Protect Your Pet from Fleas and Ticks
By: Amanda Epley
When spending time with your pet outside, the last thing you want to worry about is protection from fleas and ticks. As long as you take the proper precautions, you and your pet can enjoy the great outdoors together.
We tend to talk about (and treat) fleas and ticks together, but they are two distinct organisms that can cause different illnesses. Let’s review fleas first.
Fleas are wingless insects that can jump extremely far. They tend to live on a single host throughout their lifetime, and only the adults feed on the host.
Fleas Like Heat
Fleas thrive in warm climates and high humidity, meaning that summer in the South is their prime season. Regions that have an average temperature of 65 degrees or higher are considered to be on “High Flea Alert.” For the South, that’s most days out of the year! While pet owners in other regions may only need to treat their pets seasonally for fleas, pet owners in the South are advised to administer preventative flea treatment all year round.
Health Problems Caused by Fleas
While it may be common knowledge that fleas can cause excessive itching and discomfort for dogs and cats, these pests can cause more serious health issues if left untreated.
The constant scratching can result in hot spots developing on your pet’s skin, which can become even more painful and irritated. To soothe irritated skin, try an all-natural shampoo or spray.
Since fleas are blood-sucking parasites, your pet can become anemic if he is bitten by several fleas at once or if the fleas go unnoticed for too long. This can be especially dangerous for puppies and smaller dogs. Watch out for symptoms like lethargy, low body temperature, and pale gums. If you see these signs, take your pet to your veterinarian immediately, as anemia can lead to other serious medical problems if left untreated.
Bartonella is a common parasite carried by fleas, and it can infect both dogs and cats. Possible symptoms include vomiting, fever, diarrhea, and swollen lymph nodes. If you notice any of these symptoms, take your pet to the vet immediately.
If your pet accidentally swallows a flea, a tapeworm could potentially develop in your pet’s intestinal tract. You may see fragments of the tapeworm in your pet’s waste. If you suspect your pet has a tapeworm, take him to the vet to confirm the diagnosis and provide deworming treatment.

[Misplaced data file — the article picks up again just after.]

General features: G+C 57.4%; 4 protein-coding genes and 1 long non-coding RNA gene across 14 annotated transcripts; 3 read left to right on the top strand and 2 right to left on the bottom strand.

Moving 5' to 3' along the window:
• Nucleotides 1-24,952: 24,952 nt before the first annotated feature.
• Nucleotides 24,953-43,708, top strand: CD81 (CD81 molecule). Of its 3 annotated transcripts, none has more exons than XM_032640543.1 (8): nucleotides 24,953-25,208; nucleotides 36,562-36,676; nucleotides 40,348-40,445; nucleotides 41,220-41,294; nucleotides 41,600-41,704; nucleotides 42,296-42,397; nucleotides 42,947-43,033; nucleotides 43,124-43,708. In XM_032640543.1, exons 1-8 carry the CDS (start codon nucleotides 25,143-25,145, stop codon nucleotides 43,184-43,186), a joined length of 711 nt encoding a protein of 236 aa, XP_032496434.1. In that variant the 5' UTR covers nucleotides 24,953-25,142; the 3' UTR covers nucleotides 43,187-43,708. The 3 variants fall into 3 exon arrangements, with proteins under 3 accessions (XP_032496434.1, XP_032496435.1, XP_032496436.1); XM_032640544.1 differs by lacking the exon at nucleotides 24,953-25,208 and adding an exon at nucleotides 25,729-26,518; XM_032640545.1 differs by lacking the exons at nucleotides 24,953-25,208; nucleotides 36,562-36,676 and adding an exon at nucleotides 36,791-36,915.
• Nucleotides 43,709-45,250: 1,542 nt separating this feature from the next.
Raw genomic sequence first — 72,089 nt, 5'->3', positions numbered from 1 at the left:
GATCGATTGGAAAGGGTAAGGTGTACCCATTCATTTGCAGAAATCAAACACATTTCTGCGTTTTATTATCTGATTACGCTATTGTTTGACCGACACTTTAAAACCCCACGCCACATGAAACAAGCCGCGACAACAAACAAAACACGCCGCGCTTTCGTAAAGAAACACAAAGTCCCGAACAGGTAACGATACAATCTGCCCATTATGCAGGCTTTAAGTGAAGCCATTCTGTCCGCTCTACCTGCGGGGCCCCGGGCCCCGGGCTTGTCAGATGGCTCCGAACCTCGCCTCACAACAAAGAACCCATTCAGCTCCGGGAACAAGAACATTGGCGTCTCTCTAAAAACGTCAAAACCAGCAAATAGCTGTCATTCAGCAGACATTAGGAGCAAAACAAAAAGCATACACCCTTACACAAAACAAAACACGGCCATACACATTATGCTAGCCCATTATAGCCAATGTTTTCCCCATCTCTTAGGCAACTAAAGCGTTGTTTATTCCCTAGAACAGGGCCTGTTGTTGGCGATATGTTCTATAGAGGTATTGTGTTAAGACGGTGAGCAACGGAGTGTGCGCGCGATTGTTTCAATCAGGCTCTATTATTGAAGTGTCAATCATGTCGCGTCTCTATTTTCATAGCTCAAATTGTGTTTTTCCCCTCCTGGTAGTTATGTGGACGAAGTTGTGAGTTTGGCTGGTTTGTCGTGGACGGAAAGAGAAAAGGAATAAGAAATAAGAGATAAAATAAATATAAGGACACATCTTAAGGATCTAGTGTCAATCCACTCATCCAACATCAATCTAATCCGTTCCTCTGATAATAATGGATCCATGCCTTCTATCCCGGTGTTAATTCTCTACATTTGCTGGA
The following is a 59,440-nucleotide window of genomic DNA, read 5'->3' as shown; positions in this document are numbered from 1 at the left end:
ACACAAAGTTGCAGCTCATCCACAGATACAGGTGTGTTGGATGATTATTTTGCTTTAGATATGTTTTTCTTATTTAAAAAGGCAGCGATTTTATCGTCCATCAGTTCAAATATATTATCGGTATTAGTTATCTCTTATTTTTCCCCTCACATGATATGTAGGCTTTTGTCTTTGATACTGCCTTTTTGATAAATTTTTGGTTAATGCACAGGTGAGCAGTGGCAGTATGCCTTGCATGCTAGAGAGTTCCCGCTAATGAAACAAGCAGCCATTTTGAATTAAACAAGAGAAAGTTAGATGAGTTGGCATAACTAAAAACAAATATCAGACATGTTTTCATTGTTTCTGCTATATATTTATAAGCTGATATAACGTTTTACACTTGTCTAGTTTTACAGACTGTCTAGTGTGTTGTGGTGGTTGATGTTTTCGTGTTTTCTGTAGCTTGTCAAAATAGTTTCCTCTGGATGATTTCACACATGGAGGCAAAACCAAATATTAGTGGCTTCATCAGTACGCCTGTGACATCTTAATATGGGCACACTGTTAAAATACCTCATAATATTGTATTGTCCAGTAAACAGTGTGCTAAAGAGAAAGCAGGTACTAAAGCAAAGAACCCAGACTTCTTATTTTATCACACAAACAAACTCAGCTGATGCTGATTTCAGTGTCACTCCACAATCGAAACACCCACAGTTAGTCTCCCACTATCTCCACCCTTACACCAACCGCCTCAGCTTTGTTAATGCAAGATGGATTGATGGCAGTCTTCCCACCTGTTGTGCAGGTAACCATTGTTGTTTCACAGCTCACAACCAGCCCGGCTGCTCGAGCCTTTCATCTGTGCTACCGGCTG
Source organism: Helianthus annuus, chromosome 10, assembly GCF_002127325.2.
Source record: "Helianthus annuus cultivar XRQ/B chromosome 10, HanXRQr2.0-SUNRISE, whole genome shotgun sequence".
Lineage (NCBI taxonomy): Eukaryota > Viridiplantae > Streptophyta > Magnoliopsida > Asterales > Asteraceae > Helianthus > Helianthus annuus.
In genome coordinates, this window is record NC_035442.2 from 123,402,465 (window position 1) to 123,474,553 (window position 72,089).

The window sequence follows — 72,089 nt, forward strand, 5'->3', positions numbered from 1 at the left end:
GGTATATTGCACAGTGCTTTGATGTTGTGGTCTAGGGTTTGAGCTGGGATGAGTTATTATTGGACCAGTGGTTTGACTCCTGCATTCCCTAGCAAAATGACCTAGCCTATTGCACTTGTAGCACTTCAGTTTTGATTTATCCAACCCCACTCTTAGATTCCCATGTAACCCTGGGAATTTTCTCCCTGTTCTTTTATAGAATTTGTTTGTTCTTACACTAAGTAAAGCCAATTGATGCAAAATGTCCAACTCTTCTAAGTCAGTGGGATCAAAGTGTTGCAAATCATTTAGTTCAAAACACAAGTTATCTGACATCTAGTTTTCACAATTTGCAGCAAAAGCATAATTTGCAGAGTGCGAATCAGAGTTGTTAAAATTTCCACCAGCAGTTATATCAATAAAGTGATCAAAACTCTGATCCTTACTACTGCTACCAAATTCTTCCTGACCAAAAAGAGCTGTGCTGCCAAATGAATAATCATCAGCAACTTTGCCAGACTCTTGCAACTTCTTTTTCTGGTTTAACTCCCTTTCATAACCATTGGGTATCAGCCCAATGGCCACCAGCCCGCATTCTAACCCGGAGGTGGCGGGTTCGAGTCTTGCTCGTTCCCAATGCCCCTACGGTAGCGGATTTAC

Ticks are arachnids that can prey upon several different hosts. Unlike fleas, the tick larvae and nymphs can also feed on hosts.
Tick Season Lasts All Year
According to the CDC, 2017 is projected to be one of the worst tick seasons in years. Ticks can survive near-freezing temperatures, so they could potentially affect your pet at any time during the year. If your pet spends a lot of time outside, then you should provide constant protection from tick bites.
Common Tick-Borne Illnesses
The most common ticks found in the South and the East Coast are the American Dog Tick, the Brown Dog Tick, the Deer Tick, and the Lone Star Tick.
The Brown Dog Tick can cause Ehrlichiosis, a potentially fatal disease in which bacteria attack blood cells. This disease is incredibly difficult to diagnose, but it can be easily prevented with an oral or topical treatment.
Rocky Mountain Spotted Fever
The American Dog Tick and Lone Star Tick can carry Rocky Mountain Spotted Fever, one of the most common tick-borne illnesses that can affect dogs and humans. Purebred dogs and German Shepherds, in particular, are more likely to have a severe reaction to the R. rickettsii organism. Possible symptoms include lethargy, depression, irregular heartbeat, discolored spots on the skin, and loss of coordination.
Deer Ticks can cause Lyme disease, which affects dogs, cats, and people differently. Dogs typically develop symptoms 2 to 5 months after being bitten by an infected tick. Although it is rare for cats to develop Lyme disease, it is still possible. The most common symptoms of Lyme disease in dogs are a fever between 103° and 105°, swelling in joints, lethargy, loss of appetite, and swollen lymph nodes.
Treatment for Tick-Borne Illnesses
If your dog shows any of the signs or symptoms mentioned above, take him to a veterinarian immediately. If you find any ticks on your pet or in your home, be sure to mention that to your vet when giving a medical history. Your vet will administer the proper treatment plan based on the severity of your pet’s condition.
Tips to Remove a Tick
If you can’t make it to the vet immediately, you can remove a tick at home yourself. Be sure to use fine-tipped tweezers and avoid crushing the tick as you remove it. If you crush the tick’s body, you risk introducing more harmful bacteria into your pet’s bloodstream.
Do not apply any potential irritants to the tick, including alcohol, a hot match, or petroleum jelly. These substances can actually make the condition worse, as the tick may release more bacteria into the wound.
- Grasp the tick by the head, not the body. Get your tweezers as close as possible to the surface of the skin.
- In a firm, steady movement, pull the tick directly outward. Do not rotate the tweezers as you pull.
- Put the tick in a jar of alcohol after you remove it. Do not put the tick in the trash can or flush it down the toilet.
- Gently clean the bite wound with a disinfectant. Apply an antibiotic ointment to the clean area as a precaution.
- Wash your hands thoroughly.
Despite causing potentially serious illnesses, flea and tick issues are relatively easy to prevent with the proper treatment. Thankfully, there are several options available for pet owners to protect pets from both fleas and ticks with simple doses and long-term coverage.
For more information on safe, effective treatment plans for your pet, visit one of our stores and speak with one of our pet care experts.